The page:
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Old 12-13-2018, 04:43 PM
Nashman Nashman is offline
Join Date: Mar 2017
Location: San Jose, ca
Posts: 4
Default RV-7 but wondering...

Iím a prospective builder getting close to ordering the RV-7 empennage kit. Iíve been working on my garage/shop, starting to purchase tools, practicing skills, and lurking on VAF. Iíve always dreamed of an RV-7 but when I visited Vans in the fall they highlighted the RV-14 as a state-of-the-art kit and better for cross-country travel . Unfortunately, the demo -14A was in the shop so I wasnít able to do a back-to-back comparison with -7A. Needless to say, I loved the the -7A, but my rational side says I should seriously consider the -14 because newer must be better. When I asked the folks at Vans they said: ďit depends on your missionĒ but, clearly they market it as a more comfortable travel machine which can still do acro -- the best of all worlds.

Iím 6í and plan to fly it for fun including learning aerobatics and travel with my wife or one of my two nearly college-age children.

Right now, Iím still leaning to the -7 QB because:
(1) its history ó a lot of people have done this before me and report good things
(2) its nimble and sportieró maybe Iíll get over this when I grown-up
(3) it looks really good ó Itís personal, but I feel the proportions of the RV-7 are ideal

The only thing that would push me back to the -14 would be if it was truly a better engineered aircraft, but aside from the kit-quality, I see no evidence of this. Am I missing something? To those that are building or flying a RV-7 or -7A would you have gone with the -14 if you know what you do now?

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Old 12-13-2018, 04:44 PM
Mike S's Avatar
Mike S Mike S is offline
Senior Curmudgeon
Join Date: Sep 2005
Location: Dayton Airpark, NV A34
Posts: 14,647
Default Welcome to VAF

Mike--welcome aboard the good ship VAF
Mike Starkey
VAF 909

Rv-10, N210LM.

Flying as of 12/4/2010

Phase 1 done, 2/4/2011

Sold after 240+ wonderful hours of flight.

"Flying the airplane is more important than radioing your plight to a person on the ground incapable of understanding or doing anything about it."
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Old 12-13-2018, 05:15 PM
BSwayze's Avatar
BSwayze BSwayze is offline
Join Date: Jul 2007
Location: Portland, Oregon
Posts: 944

Mike, my 7A is nearly complete, so it hasn't flown yet (stay tuned! I'm on final approach). I've been working on it a long time but I'm nearly finished. I'm totally pleased with it. I'm 6'1" and I fit inside very well. I have friends taller than me who fly 7's. So I wouldn't worry about that at all. Our primary mission will be cross-country travel, so I wouldn't worry about that either. I, too, have a college-age son who lives a long way from here, and a granddaughter as well, and we will be able to visit them more often. Mine is a Standard Build Kit (I hate the use of "slow build"). The engineering is extraordinary and I am very pleased with the looks, the design, and just everything else. I can't say enough. I've seen the 14 but I haven't been up in it. I'm sure there are improvements in ease of construction, and it is a bit larger and roomier. But it all comes at a price. Seriously. Look at the price of engines alone, and you'll see my point. So I would say, either way you win! But I'm sure you will be happy with a 7 as well. Good luck!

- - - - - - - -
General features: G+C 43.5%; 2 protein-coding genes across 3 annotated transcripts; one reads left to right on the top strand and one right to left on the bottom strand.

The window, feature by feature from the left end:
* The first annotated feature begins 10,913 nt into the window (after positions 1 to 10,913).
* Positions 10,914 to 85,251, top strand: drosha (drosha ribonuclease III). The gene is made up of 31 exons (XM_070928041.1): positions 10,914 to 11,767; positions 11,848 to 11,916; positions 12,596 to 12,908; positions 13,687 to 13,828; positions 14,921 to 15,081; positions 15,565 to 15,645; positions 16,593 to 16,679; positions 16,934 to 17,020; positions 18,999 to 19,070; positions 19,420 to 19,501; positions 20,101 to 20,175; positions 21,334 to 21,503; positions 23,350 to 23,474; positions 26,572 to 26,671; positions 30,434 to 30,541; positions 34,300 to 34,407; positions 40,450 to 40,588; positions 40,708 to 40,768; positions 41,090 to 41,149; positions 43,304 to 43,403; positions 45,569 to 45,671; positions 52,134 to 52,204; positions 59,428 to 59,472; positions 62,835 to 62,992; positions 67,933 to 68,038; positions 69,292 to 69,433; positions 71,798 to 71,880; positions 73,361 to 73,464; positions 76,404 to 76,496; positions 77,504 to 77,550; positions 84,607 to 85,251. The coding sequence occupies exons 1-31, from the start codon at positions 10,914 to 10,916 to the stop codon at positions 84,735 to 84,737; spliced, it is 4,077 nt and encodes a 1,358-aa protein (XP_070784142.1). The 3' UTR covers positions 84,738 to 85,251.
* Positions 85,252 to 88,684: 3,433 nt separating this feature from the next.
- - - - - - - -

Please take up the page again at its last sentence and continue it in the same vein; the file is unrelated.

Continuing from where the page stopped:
Feel free to check out my website and log here:

Bruce's RV-7A Website
Bruce Swayze
RV-7A Standard Build
Working on Wiring and Panel!
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Old 12-13-2018, 05:29 PM
stevenbgross stevenbgross is offline
Join Date: Nov 2015
Location: rockville
Posts: 20
Default A 7 vs a 14


I just finished my 9A slider, which shares an identical fuselage with the 7.

I'm 6'1", 240#, heavy in the shoulders, and I fit fine. When I fly with my daughters - plenty of room. When I fly with my brother (same size as me), we get to know one and other better, but once settled in the seats, we fit okay.

I've been helping a friend with a 14, and I've sat in in many times. It is markedly bigger than my '9, but were I to do it over again, I'd stick with the '9. The '14 is bigger, and a little faster (than the '9 not the '7), the '9 fits me fine, and when I am alone (most of the time), there is tons of space.
Disabled vet but eager dues payer
Building 9A - complete - phase I done - painted - flying
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Old 12-13-2018, 06:13 PM
rv7charlie rv7charlie is online now
Join Date: May 2006
Location: Pocahontas MS
Posts: 3,691

The -14 will almost certainly cost quite a bit more ($12k more just for the kit).

The -14 will undoubtedly build a lot easier than the -7 purely because of the *much* higher quality build documents. If the -14 had been available when I started my -7, I would never have spent 33% more for 'a bit more than a -7' (the inverse of 'almost a -14'). Now, having waded through virtually all the build processes on my slow-build -7, I probably wasted $12k worth of time (at minimum wage) just jerking with the spider-on-acid parts list, and the scavenger hunts through the instructions & separate plans sheets. There's a world of difference in the docs you get with the planes. Get the thumb drive copies of plans for both planes, & spend some time comparing.

If you're doing a QB, that will remove a lot of the parts-search frustration of the -7 kit. Offset that with needing to figure out what *hasn't* been done when going though the slow build instructions.

Much easier build, slightly more room, (likely) more stable x-country platform, for a *lot* more money.